National delegate conference turned its attention to the cost of living on Friday morning.
Conference debated a trio of motions on the issue: the first calling on the NEC to continue to prioritise campaigns on the issue; the second highlighting the compound effect of the crisis on private renters and the third on the disproportionate effect of the crisis on Black workers due to the ethnicity pay gap.
Moving the first motion, Yvonne Green told conference, “Public sector workers are worried about how they’ll pay their bills.”
Tina Roach warned that “the threat of poverty is as real today as it has ever been. The level of household debt currently exceeds two trillion pounds and is rising.
“Conference, as a nation, we should be eradicating poverty. It’s a disgrace [that we’re not].”
One speaker noted how the union’s new cost of living film which was shown earlier in the conference helps bring the crisis into “sharp relief.”
Speaking on the second motion, Rosita Ellis, SE regional convenor said “the ramifications of poor housing extend far beyond our members. Estimates suggest poor housing costs the NHS £1.4bn a year.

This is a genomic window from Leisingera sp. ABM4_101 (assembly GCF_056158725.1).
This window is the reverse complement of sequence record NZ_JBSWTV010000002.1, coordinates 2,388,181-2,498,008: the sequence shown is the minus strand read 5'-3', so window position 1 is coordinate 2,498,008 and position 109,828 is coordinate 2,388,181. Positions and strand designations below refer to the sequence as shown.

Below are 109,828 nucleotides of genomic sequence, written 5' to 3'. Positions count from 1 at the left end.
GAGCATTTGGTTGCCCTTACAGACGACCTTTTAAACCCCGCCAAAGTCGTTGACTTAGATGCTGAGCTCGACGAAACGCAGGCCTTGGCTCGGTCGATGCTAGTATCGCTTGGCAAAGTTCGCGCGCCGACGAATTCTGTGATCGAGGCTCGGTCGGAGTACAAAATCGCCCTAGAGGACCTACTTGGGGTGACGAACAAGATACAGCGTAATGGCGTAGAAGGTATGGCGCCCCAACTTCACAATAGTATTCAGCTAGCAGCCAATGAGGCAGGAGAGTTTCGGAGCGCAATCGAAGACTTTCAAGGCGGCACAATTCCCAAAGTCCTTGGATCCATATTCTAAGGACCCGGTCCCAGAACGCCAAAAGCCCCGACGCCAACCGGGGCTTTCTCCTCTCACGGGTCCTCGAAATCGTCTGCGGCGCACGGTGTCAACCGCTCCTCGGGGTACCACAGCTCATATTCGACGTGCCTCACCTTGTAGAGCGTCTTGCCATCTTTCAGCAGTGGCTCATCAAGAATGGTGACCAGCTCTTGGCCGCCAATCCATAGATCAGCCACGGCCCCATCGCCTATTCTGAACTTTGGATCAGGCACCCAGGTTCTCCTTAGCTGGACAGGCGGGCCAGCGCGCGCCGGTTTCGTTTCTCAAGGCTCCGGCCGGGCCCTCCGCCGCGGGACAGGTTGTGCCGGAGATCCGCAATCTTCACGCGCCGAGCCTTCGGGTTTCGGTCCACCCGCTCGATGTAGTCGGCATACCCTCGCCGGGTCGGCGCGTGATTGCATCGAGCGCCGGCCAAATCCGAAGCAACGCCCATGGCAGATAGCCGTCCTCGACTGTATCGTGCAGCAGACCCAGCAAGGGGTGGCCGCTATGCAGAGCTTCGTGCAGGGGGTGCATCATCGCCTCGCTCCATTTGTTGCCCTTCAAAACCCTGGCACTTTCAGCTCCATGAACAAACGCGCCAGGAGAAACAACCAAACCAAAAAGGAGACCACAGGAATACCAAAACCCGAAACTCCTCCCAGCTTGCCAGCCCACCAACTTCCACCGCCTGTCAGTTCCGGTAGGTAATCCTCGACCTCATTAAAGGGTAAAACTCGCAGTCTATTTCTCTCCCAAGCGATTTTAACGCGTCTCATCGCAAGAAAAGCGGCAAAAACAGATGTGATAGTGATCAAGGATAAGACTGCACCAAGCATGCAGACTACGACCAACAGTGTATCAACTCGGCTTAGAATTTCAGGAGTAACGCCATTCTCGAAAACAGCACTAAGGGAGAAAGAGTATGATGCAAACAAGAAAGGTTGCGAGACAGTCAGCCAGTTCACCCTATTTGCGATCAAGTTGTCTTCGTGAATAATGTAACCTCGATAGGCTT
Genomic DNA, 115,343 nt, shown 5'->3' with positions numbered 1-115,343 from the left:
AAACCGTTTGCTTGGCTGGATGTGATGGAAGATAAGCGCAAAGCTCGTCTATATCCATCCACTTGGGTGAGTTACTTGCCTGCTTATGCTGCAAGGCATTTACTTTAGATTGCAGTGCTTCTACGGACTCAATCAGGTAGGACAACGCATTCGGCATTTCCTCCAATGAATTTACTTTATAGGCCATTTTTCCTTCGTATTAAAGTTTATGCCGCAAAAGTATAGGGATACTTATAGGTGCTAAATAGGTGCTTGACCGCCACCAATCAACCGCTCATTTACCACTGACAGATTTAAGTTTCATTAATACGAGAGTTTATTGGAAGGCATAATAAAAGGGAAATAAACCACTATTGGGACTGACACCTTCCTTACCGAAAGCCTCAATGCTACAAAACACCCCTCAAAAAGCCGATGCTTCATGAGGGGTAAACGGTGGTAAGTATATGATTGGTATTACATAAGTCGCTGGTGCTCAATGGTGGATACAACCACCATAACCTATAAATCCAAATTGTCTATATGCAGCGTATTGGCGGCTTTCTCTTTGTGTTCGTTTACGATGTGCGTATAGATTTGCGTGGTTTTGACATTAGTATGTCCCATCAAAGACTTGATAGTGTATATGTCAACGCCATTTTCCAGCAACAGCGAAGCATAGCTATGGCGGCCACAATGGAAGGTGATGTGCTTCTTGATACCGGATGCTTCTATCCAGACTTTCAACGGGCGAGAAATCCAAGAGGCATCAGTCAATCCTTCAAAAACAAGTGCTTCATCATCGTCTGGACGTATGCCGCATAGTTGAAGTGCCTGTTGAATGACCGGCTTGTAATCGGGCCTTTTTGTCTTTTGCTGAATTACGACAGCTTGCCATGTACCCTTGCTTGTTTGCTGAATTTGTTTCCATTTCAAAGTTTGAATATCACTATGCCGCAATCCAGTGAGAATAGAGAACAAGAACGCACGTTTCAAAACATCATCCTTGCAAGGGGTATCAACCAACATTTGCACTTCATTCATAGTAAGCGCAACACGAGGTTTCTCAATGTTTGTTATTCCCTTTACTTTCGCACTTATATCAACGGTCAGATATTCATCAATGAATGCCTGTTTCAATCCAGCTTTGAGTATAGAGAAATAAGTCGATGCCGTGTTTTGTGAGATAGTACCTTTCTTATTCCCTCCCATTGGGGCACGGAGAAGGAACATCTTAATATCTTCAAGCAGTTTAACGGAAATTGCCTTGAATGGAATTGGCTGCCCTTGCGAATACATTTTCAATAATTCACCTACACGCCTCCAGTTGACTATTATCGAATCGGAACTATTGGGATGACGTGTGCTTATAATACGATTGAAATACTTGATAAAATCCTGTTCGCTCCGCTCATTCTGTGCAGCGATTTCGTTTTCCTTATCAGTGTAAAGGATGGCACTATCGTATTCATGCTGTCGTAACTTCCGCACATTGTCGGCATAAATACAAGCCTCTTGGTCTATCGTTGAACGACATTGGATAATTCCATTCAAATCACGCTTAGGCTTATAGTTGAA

“Regrettably these issues are not confined to the private sector but also apply to social housing.”
The motion called on the NEC to campaign for Section 21 no-fault evictions to be abolished, to campaign for a fair rent system and, among other things, to affiliate to Generation Rent and publicise the organisation’s campaigns to the union’s members.
The third of the set of motions was on the ‘ethnicity pay gap’, with the mover noting that: “If this is going to be a priority in the Year of Black Workers, branches need training and advice on how to negotiate with the employer.
“Training on how to secure the best practice on analysing and reporting the ethnic pay gap and getting the employer to take positive steps to reduce the gap.”
Hugo Pierre added, in debate on an amendment to the motion: “This NEC gives its backing to the Year of Black Workers, and urges all service groups, self-organised groups, regions and most importantly branches to actively engage.
“This amendment seeks to ask you to act, and not to wait. We don’t have to wait for the next general election and a Labour government to get the ethnicity pay gap down, we should be negotiating with councils that this is a part of their work.”
All three motions carried.